ATLANTA -- The Georgia Association of Educators is the state's largest teacher group to formally back candidates, and the union's endorsement carries money and prestige.
GAE, an affiliate of the politically powerful National Education Association, is endorsing Democrats running for just about every statewide office except one: state school superintendent.
GAE has decided to sit out the race, saying neither of the two major candidates vying to run Georgia's 1.4 million-student school system -- Republican incumbent Linda Schrenko nor Democratic challenger Joe Martin -- fully measures up.
The decision is probably more a blow to Mr. Martin than Mrs. Schrenko because the group's political action committee traditionally gives its financial backing to Democrats.
Bob Cribbs, a lobbyist for GAE, indicated the organization has endorsed virtually the full Democratic statewide slate, from gubernatorial nominee Roy Barnes to Agriculture Commissioner Tommy Irvin and Labor Commissioner hopeful Michael Thurmond.
In addition, GAE endorsed the party's three Georgia congressmen, U.S. Senate nominee Michael Coles and Democratic congressional candidate Ronald Cain.
The endorsements brought various levels of financial support. Mr. Barnes' campaign, for instance, received $5,000, and lieutenant governor nominee Mark Taylor's got $4,000, according to Mr. Cribbs.
But the organization, which represents about 34,000 educators, couldn't bring itself to endorse a candidate for an office that will have great impact on its members.
"It really came down to the fact that we measure all candidates not by their political party, but by the issues," Mr. Cribbs said. "We could not say one is more acceptable than the other."
Four years ago, GAE backed incumbent Democrat Werner Rogers, but he was upset by Mrs. Schrenko.
Mrs. Schrenko refers to the education establishment in Georgia as "The Blob," and has often been at odds with groups like GAE.
Mr. Cribbs said things have improved during the past year or so, however GAE didn't like the fact that her department recently recommended using taxpayer money for after-school reading programs at churches and private organizations.
"We feel very strongly that public funds need to remain with public schools," he said.
GAE also has questioned the recent approval of a Charter School which it says may not use certified teachers or adhere to current salary schedules.
"Her commitment was not as strong for public education as it should have been," Mr. Cribbs said.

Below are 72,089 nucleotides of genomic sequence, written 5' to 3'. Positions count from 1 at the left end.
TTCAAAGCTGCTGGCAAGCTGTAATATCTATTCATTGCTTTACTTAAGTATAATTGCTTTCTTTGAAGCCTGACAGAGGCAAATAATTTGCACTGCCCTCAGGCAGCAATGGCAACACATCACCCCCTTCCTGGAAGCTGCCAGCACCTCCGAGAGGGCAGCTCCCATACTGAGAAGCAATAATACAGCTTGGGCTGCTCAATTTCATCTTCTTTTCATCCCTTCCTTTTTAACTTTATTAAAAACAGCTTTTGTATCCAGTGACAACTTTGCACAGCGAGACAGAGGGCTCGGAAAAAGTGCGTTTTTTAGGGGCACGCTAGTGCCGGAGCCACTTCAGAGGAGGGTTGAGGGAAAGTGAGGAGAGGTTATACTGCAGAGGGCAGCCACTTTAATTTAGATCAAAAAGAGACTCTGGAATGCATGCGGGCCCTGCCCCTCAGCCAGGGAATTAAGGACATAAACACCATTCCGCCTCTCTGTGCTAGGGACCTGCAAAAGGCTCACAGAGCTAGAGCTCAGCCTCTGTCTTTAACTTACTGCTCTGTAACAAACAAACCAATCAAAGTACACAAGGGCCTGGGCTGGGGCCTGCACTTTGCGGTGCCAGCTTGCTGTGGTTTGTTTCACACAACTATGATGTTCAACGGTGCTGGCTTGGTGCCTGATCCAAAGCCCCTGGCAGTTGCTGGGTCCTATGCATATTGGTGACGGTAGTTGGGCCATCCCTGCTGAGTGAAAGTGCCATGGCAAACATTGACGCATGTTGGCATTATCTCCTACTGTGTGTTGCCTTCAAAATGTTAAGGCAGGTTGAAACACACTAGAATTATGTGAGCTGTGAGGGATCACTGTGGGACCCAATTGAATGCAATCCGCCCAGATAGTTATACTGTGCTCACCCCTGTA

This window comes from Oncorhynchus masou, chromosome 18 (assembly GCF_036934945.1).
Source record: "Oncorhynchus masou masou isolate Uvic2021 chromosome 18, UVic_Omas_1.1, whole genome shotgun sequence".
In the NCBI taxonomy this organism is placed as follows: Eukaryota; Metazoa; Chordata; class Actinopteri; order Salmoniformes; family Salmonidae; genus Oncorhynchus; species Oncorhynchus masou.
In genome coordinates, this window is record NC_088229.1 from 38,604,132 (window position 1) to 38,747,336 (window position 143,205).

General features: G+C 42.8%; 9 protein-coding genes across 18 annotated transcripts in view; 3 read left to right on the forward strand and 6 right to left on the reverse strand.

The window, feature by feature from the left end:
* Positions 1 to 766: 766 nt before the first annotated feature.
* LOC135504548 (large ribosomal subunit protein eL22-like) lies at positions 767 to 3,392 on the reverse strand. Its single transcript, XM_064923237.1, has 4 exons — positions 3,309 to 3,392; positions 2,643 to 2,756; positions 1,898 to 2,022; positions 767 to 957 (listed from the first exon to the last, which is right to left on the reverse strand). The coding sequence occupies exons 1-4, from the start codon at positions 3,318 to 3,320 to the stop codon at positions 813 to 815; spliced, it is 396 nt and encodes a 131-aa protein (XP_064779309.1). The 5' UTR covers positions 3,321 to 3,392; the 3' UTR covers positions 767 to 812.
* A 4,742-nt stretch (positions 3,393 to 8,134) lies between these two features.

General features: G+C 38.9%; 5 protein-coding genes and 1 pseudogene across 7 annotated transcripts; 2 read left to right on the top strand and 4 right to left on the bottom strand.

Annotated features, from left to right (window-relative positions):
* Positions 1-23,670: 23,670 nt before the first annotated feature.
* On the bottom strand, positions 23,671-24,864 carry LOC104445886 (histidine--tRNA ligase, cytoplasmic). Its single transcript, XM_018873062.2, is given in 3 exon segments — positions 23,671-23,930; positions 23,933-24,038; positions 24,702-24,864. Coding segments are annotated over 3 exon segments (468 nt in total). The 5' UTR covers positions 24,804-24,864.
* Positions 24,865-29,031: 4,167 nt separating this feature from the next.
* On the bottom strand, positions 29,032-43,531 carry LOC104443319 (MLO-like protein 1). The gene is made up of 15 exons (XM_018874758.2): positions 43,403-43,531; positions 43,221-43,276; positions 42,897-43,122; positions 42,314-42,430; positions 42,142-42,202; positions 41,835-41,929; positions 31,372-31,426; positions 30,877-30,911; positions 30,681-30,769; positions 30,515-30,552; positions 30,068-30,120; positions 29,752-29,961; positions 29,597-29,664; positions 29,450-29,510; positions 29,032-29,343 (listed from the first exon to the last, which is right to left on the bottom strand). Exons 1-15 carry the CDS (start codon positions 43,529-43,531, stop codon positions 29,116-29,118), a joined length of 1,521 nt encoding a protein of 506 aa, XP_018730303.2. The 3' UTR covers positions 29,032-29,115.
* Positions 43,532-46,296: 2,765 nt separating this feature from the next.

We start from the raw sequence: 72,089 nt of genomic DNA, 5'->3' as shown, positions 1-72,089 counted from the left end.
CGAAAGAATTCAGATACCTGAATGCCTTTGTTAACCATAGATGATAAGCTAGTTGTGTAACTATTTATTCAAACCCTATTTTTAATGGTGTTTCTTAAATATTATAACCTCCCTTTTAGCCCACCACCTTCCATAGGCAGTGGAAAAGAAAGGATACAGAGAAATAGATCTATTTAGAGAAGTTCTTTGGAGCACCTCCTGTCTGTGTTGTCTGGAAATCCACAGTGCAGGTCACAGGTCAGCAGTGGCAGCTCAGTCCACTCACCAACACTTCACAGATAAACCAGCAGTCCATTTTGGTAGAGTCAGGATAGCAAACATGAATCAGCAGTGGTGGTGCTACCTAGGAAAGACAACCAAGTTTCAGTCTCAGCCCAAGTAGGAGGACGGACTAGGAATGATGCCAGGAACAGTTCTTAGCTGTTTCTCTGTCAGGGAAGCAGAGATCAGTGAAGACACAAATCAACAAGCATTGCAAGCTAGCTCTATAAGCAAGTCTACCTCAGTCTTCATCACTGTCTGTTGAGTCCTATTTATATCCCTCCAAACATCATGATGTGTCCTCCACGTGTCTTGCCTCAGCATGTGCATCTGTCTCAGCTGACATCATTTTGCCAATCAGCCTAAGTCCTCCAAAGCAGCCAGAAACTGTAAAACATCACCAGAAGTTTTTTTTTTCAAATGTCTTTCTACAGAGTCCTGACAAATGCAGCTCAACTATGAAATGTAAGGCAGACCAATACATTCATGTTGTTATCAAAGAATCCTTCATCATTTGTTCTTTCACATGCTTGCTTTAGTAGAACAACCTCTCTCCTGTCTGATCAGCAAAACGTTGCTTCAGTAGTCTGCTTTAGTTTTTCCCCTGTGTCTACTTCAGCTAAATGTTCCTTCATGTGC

Mr. Martin ran into trouble with the group for several reasons. Unlike Mrs. Schrenko, he's not an educator.
Also, he pushed the General Assembly for an end to tenure for school administrators. And he served on the Atlanta Board of Education during a period in which the district did not pass on the full 6 percent pay raises the state had approved for teachers.
Schrenko spokesman Rick Dent called the lack of a GAE endorsement, "a total rejection of Joe Martin and his education record.
"GAE puts education first and they always have, and they cannot in good conscience choose Joe Martin to run our schools."
When it was pointed out that the group also didn't choose Mrs. Schrenko, Mr. Dent said that was different because GAE always endorses Democrats.
Mr. Martin said the Atlanta system has the highest teacher pay in the state. And he called the elimination of administrative tenure an important reform.
"We need to hold leaders accountable not just for staying out of trouble but for the performance of the schools they lead," Mr. Martin said.
"If we ever are going to improve Georgia schools, we have to hold leaders accountable."
Mr. Martin said the GAE's decision was "revealing."
"I am a person who has been an advocate for public education. I have been pushing for change to improve education. Since there is some fear anyone pushing for constructive change may be undermining the GAE position, they chose not to endorse me. I would consider it almost to be a badge of courage."
Mr. Martin said he has been endorsed by the Georgia Federation of Teachers, the smallest of the three major teacher groups in the state.
The largest, the Professional Association of Georgia Educators, does not endorse candidates or make political contributions.
However, both PAGE and GAE have put out information to members in recent months on the candidates' stands.
James Salzer is based in Atlanta and can be reached at (404) 589-8424 or firstname.lastname@example.org.
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